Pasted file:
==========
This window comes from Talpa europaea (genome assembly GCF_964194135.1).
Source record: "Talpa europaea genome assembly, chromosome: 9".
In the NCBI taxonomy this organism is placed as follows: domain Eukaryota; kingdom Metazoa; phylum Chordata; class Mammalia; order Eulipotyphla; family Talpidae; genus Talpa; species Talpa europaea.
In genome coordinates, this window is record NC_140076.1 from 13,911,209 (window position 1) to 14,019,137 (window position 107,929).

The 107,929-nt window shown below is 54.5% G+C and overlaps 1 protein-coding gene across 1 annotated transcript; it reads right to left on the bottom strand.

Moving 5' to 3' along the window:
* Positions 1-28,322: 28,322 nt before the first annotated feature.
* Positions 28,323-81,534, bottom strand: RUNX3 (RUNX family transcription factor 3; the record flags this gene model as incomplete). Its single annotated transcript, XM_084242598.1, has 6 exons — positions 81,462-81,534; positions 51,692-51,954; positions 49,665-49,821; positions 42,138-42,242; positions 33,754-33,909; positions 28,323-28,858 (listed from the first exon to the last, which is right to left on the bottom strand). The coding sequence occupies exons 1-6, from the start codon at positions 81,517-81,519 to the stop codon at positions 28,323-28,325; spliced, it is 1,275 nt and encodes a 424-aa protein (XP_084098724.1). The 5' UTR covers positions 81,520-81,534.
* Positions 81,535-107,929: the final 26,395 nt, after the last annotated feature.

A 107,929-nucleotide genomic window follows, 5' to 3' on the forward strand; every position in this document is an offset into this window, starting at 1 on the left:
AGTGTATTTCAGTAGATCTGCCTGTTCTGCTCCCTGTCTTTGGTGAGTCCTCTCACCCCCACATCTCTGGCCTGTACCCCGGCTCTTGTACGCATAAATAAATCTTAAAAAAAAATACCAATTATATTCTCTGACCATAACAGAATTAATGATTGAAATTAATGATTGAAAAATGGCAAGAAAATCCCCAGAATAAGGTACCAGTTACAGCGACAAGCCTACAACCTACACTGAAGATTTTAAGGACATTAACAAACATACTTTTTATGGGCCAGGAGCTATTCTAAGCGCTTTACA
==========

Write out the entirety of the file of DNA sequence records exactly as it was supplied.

This window comes from Talpa europaea (genome assembly GCF_964194135.1).
Source record: "Talpa europaea genome assembly, chromosome: 9".
In the NCBI taxonomy this organism is placed as follows: domain Eukaryota; kingdom Metazoa; phylum Chordata; class Mammalia; order Eulipotyphla; family Talpidae; genus Talpa; species Talpa europaea.
In genome coordinates, this window is record NC_140076.1 from 13,911,209 (window position 1) to 14,019,137 (window position 107,929).

The 107,929-nt window shown below is 54.5% G+C and overlaps 1 protein-coding gene across 1 annotated transcript; it reads right to left on the bottom strand.

Moving 5' to 3' along the window:
* Positions 1-28,322: 28,322 nt before the first annotated feature.
* Positions 28,323-81,534, bottom strand: RUNX3 (RUNX family transcription factor 3; the record flags this gene model as incomplete). Its single annotated transcript, XM_084242598.1, has 6 exons — positions 81,462-81,534; positions 51,692-51,954; positions 49,665-49,821; positions 42,138-42,242; positions 33,754-33,909; positions 28,323-28,858 (listed from the first exon to the last, which is right to left on the bottom strand). The coding sequence occupies exons 1-6, from the start codon at positions 81,517-81,519 to the stop codon at positions 28,323-28,325; spliced, it is 1,275 nt and encodes a 424-aa protein (XP_084098724.1). The 5' UTR covers positions 81,520-81,534.
* Positions 81,535-107,929: the final 26,395 nt, after the last annotated feature.

A 107,929-nucleotide genomic window follows, 5' to 3' on the forward strand; every position in this document is an offset into this window, starting at 1 on the left:
AGTGTATTTCAGTAGATCTGCCTGTTCTGCTCCCTGTCTTTGGTGAGTCCTCTCACCCCCACATCTCTGGCCTGTACCCCGGCTCTTGTACGCATAAATAAATCTTAAAAAAAAATACCAATTATATTCTCTGACCATAACAGAATTAATGATTGAAATTAATGATTGAAAAATGGCAAGAAAATCCCCAGAATAAGGTACCAGTTACAGCGACAAGCCTACAACCTACACTGAAGATTTTAAGGACATTAACAAACATACTTTTTATGGGCCAGGAGCTATTCTAAGCGCTTTACA